Marketing in the Silent 20s

2020 marketingA brand new decade is upon us—along with new budgets and glorious new bottomless pits to throw a marketing budget into. The marketing approaches we used in the last decade are all but worthless moving into the new 20’s.

Today’s world is more visual than ever. Our new reality is full of people sitting in silence inside big rooms all simultaneously staring into their phones like a bunch of well-trained zombies. The three-second attention span has taken our world by storm. Fighting for a slice of that brief attention will be more competitive and cutthroat than ever before in history.

In my new book, Restaurant & Bar Marketing II: Hacking Human Nature, I mention how your online presence is a lot like a Tinder profile. You have three seconds to “score” a visit from that new customer—a customer who has endless possibilities and an endless parade of your competition vying for the same attention. In this environment, looks are everything. You can’t just have the best food and service anymore, you have to bring them in the door with great aesthetics and your most attractive possible version of yourself.

Your regulars know your food and service are awesome, but what about the customer who doesn’t yet know you exist? What about the tourist and the guy on the other end of Google? Loyal customers are great, but expanding business is about expanding your reach and showing your awesome aesthetic to a continuously new group of people who have not yet heard about you. People who definitely don’t follow you on social media. After all, you can’t follow a business you don’t know exists.

I published a prediction a few years ago that said websites will become obsolete by 2020. We’re not far off from this now. Google is all we need. The Google Knowledge Panel is that window that shows up toward the right of your screen (on a computer) or top dead center on a mobile search. This area provides everything you’ll ever want to know about any particular business: Their contact info, address, hours, reviews, and every other reason you’d Google a place are all present. Especially, you guessed it, photos. But instead of the glossy professional photo shoot we’d like the public to see, mixed in are photos from the public—a public who generally can’t take a great photo to save their lives. Although Joe Customer’s photos don’t look all that great, they are way more authentic than the stuff we provide. Authenticity is what sells moving into 2020 and beyond.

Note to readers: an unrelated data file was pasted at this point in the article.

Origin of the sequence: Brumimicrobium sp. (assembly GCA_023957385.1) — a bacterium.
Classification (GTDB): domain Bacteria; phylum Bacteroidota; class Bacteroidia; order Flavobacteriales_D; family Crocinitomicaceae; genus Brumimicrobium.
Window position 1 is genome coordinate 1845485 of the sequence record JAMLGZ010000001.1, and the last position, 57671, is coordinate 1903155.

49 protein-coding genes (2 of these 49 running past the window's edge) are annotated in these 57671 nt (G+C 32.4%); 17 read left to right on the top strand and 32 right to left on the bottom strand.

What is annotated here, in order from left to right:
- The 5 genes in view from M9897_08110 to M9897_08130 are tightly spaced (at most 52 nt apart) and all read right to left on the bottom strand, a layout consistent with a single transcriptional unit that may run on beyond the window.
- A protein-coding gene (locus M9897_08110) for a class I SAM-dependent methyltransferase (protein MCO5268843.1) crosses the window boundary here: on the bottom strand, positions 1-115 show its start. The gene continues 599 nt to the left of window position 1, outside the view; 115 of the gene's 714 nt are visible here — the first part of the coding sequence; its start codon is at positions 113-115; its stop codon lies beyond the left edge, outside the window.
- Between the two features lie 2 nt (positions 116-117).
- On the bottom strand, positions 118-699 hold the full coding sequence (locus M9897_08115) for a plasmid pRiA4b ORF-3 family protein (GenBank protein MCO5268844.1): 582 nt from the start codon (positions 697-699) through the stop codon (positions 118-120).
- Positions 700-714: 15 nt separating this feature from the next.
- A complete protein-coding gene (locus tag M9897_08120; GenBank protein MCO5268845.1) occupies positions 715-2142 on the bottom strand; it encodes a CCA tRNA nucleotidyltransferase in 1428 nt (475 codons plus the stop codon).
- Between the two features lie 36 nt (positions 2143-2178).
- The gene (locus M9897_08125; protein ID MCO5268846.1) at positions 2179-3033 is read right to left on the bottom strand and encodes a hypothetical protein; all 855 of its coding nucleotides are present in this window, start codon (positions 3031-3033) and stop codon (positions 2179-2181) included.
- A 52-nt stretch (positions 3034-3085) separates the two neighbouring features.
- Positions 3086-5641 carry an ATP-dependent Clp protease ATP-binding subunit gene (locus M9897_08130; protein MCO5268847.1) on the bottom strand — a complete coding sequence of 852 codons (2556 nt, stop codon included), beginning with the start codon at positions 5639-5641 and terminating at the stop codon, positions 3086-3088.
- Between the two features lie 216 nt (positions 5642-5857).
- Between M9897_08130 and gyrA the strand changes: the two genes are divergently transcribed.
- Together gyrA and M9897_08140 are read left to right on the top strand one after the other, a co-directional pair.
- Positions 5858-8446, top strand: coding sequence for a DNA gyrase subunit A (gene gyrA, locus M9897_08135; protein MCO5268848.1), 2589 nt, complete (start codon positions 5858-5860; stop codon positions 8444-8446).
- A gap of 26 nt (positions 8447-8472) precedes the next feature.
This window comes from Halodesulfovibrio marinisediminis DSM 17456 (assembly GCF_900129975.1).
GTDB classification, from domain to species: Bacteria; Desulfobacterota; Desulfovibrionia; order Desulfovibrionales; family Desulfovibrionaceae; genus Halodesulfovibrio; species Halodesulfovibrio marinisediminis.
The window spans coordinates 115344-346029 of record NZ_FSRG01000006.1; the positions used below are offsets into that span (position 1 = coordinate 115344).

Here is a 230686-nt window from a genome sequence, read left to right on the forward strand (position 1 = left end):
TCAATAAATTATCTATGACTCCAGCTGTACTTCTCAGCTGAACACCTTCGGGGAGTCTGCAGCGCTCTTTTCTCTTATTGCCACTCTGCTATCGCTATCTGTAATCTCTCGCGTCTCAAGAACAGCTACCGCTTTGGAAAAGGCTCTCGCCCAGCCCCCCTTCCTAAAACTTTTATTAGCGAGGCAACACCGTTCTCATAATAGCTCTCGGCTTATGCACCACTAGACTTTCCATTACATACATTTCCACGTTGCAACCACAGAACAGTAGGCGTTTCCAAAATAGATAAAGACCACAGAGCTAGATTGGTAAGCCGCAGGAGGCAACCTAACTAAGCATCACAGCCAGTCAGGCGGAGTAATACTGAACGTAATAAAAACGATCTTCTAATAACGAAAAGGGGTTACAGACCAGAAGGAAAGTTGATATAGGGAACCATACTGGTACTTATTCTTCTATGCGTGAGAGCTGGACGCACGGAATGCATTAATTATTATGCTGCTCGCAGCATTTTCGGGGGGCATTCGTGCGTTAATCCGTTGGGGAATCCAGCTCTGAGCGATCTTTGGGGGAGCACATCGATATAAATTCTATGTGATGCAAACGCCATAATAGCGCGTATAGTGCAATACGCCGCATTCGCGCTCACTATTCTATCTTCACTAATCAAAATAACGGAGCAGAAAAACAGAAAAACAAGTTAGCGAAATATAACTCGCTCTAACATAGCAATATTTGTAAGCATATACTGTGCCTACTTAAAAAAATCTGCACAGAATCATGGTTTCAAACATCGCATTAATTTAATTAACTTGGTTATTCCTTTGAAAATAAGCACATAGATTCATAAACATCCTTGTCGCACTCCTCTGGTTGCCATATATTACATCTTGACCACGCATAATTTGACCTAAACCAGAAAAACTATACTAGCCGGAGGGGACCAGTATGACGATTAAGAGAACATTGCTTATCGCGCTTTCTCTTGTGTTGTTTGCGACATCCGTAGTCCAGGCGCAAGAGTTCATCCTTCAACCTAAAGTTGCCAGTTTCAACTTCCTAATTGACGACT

So yes, a professional photo shoot and an impressive aesthetic could bring them in the door the first time, no question. If your place is a sad rendition of the experience you’re portraying to the public, they’ll all be one-and-done visitors. What your place actually looks like is of paramount importance, not just the attractive lure you provide to the online public. You’ve heard the term “people eat with their eyes.” Now they also make almost every other decision in life with their eyes as well since they are glued to that screen as many hours as humanly possible.

So now that we realize we have to be attractive, where do we go to “get some action?” Social media used to be the knee-jerk reaction to that question, but as the years go by, both Facebook and Instagram are becoming less and less effective as marketing tools. This is partially due to the algorithm choking down our reach to near zero, and partially because our content, for the most part, is just awful. If you have a beautiful looking place and a truly unique presentation, your customers may actually take on this role for you—all for free and all on their own unrestricted pages full of a new audience and a potentially limitless reach.

Services like Localfluence have taken full advantage of this and actually send Instagram users into your place with the agreement that for a discounted meal, they will post an awesome pic of your place to their own account. It’s kind of a “word of mouth” in air-quotes approach, but it actually works pretty well. If you show them how cool your place is, you’re advertising. If they show their friends how cool your place is, they’re bragging on your behalf. Guess which one is more effective?